On Friday, December 1st, the United Nations Security Council (UNSC) voted to lift the arms embargo on Somalia, a significant move ending a restriction that had been in place for over three decades. This historic decision marks a turning point for Somalia, which has been grappling with internal conflict and the threat of terrorism.
The arms embargo, first imposed in 1992, was aimed at curtailing the flow of arms to feuding warlords, who had plunged Somalia into a devastating civil war following the ousting of dictator Mohamed Siad Barre. Over the years, the embargo evolved to support the Federal Government of Somalia while preventing arms from reaching non-state actors, including the al-Qaeda-linked al-Shabab group.
The UNSC adopted two British-drafted resolutions – one to remove the full arms embargo on Somalia’s government and another to reimpose an arms embargo on al-Shabab. This nuanced approach reflects the council’s intent to support the Somali government’s efforts to stabilize the country while continuing to restrict the flow of arms to terrorist groups.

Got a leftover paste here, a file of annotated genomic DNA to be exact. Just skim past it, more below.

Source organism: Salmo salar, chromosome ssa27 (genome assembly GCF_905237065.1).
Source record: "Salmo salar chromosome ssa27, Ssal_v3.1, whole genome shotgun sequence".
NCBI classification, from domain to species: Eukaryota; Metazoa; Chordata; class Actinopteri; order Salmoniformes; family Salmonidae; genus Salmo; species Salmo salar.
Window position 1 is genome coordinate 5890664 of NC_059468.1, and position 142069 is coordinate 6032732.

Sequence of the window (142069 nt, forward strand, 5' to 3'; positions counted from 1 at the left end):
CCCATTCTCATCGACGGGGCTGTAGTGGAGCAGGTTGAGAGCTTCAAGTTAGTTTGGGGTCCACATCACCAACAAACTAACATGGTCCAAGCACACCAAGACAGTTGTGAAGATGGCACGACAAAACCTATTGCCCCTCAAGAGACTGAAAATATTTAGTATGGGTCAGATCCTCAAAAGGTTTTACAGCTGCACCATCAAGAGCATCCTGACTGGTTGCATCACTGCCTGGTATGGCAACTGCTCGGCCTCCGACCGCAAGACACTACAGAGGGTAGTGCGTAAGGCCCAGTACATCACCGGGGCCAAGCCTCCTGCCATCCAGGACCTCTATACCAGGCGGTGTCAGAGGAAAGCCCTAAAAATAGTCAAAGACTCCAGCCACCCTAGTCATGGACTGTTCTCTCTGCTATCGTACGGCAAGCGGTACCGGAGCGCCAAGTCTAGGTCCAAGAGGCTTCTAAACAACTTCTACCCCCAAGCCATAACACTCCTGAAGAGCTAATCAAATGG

The lifting of the embargo is a response to the Somali government’s long-standing request for greater autonomy in strengthening its security forces. The government, led by President Hassan Sheikh Mohamud, has been actively combating al-Shabab and other insurgent groups. The UNSC’s decision is seen as an acknowledgment of the progress made by the Somali government in recent years.
Despite the lifting of the embargo, concerns remain about the safe storage and management of ammunition in Somalia. The resolutions encourage the construction and refurbishment of safe ammunition depots across the country and urge international assistance in this regard.
Al-Shabab continues to pose a significant security threat in Somalia, waging a brutal insurgency to establish its rule based on a strict interpretation of Islamic Sharia law. The group has been responsible for numerous attacks in Somalia and neighboring countries. The Somali government’s goal to expel al-Shabab within a year aligns with the deadline for the withdrawal of the remaining African Union peacekeepers by December 2024.
The UNSC’s decision to lift the arms embargo is a crucial step in enabling the Somali government to bolster its military capabilities. It represents a shift in the international community’s approach to Somalia, balancing the need to support the government’s efforts against terrorism with the imperative of preventing arms proliferation to non-state actors.